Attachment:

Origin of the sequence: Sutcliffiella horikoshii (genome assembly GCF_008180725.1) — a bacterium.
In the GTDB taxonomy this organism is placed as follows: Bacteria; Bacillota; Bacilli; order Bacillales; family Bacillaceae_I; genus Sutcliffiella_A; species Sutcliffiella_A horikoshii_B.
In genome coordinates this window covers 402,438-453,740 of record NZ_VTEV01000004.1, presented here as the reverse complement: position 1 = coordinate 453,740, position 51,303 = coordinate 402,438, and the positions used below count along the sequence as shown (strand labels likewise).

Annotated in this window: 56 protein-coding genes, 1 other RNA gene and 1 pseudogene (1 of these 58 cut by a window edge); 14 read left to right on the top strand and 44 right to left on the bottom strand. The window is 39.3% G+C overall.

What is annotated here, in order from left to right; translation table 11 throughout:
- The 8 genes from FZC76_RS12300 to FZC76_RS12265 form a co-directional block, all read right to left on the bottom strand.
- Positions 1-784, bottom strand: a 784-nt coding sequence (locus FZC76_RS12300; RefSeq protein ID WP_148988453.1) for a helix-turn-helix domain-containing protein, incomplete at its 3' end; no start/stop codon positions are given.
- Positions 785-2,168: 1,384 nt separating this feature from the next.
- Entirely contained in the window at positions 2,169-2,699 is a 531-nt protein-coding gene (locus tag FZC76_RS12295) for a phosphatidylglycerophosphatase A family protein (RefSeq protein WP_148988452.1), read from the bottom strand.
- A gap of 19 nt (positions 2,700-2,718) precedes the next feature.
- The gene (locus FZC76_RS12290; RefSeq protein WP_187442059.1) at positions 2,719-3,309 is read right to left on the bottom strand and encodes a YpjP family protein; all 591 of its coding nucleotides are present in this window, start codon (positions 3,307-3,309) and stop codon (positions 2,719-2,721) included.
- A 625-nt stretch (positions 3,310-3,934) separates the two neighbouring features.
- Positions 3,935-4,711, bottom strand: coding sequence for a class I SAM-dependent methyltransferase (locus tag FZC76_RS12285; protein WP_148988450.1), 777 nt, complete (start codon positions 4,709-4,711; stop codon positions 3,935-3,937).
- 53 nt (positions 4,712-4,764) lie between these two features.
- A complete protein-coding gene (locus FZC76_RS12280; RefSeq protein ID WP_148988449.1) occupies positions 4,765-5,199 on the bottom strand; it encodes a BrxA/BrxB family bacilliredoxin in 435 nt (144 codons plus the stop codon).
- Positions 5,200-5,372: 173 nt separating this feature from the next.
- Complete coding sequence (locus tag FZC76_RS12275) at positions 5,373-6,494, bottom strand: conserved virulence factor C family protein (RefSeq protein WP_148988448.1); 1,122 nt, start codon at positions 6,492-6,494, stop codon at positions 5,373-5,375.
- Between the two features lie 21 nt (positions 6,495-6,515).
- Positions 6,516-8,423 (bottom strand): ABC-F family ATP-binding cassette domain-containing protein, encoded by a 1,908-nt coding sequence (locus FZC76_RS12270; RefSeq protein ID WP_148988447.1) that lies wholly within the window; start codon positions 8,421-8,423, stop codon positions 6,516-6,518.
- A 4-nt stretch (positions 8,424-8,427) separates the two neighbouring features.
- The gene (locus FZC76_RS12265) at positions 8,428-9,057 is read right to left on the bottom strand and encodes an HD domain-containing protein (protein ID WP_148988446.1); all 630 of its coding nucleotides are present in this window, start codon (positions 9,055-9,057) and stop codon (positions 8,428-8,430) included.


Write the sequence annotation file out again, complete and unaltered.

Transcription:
Origin of the sequence: Sutcliffiella horikoshii (genome assembly GCF_008180725.1) — a bacterium.
In the GTDB taxonomy this organism is placed as follows: Bacteria; Bacillota; Bacilli; order Bacillales; family Bacillaceae_I; genus Sutcliffiella_A; species Sutcliffiella_A horikoshii_B.
In genome coordinates this window covers 402,438-453,740 of record NZ_VTEV01000004.1, presented here as the reverse complement: position 1 = coordinate 453,740, position 51,303 = coordinate 402,438, and the positions used below count along the sequence as shown (strand labels likewise).

Annotated in this window: 56 protein-coding genes, 1 other RNA gene and 1 pseudogene (1 of these 58 cut by a window edge); 14 read left to right on the top strand and 44 right to left on the bottom strand. The window is 39.3% G+C overall.

What is annotated here, in order from left to right; translation table 11 throughout:
- The 8 genes from FZC76_RS12300 to FZC76_RS12265 form a co-directional block, all read right to left on the bottom strand.
- Positions 1-784, bottom strand: a 784-nt coding sequence (locus FZC76_RS12300; RefSeq protein ID WP_148988453.1) for a helix-turn-helix domain-containing protein, incomplete at its 3' end; no start/stop codon positions are given.
- Positions 785-2,168: 1,384 nt separating this feature from the next.
- Entirely contained in the window at positions 2,169-2,699 is a 531-nt protein-coding gene (locus tag FZC76_RS12295) for a phosphatidylglycerophosphatase A family protein (RefSeq protein WP_148988452.1), read from the bottom strand.
- A gap of 19 nt (positions 2,700-2,718) precedes the next feature.
- The gene (locus FZC76_RS12290; RefSeq protein WP_187442059.1) at positions 2,719-3,309 is read right to left on the bottom strand and encodes a YpjP family protein; all 591 of its coding nucleotides are present in this window, start codon (positions 3,307-3,309) and stop codon (positions 2,719-2,721) included.
- A 625-nt stretch (positions 3,310-3,934) separates the two neighbouring features.
- Positions 3,935-4,711, bottom strand: coding sequence for a class I SAM-dependent methyltransferase (locus tag FZC76_RS12285; protein WP_148988450.1), 777 nt, complete (start codon positions 4,709-4,711; stop codon positions 3,935-3,937).
- 53 nt (positions 4,712-4,764) lie between these two features.
- A complete protein-coding gene (locus FZC76_RS12280; RefSeq protein ID WP_148988449.1) occupies positions 4,765-5,199 on the bottom strand; it encodes a BrxA/BrxB family bacilliredoxin in 435 nt (144 codons plus the stop codon).
- Positions 5,200-5,372: 173 nt separating this feature from the next.
- Complete coding sequence (locus tag FZC76_RS12275) at positions 5,373-6,494, bottom strand: conserved virulence factor C family protein (RefSeq protein WP_148988448.1); 1,122 nt, start codon at positions 6,492-6,494, stop codon at positions 5,373-5,375.
- Between the two features lie 21 nt (positions 6,495-6,515).
- Positions 6,516-8,423 (bottom strand): ABC-F family ATP-binding cassette domain-containing protein, encoded by a 1,908-nt coding sequence (locus FZC76_RS12270; RefSeq protein ID WP_148988447.1) that lies wholly within the window; start codon positions 8,421-8,423, stop codon positions 6,516-6,518.
- A 4-nt stretch (positions 8,424-8,427) separates the two neighbouring features.
- The gene (locus FZC76_RS12265) at positions 8,428-9,057 is read right to left on the bottom strand and encodes an HD domain-containing protein (protein ID WP_148988446.1); all 630 of its coding nucleotides are present in this window, start codon (positions 9,055-9,057) and stop codon (positions 8,428-8,430) included.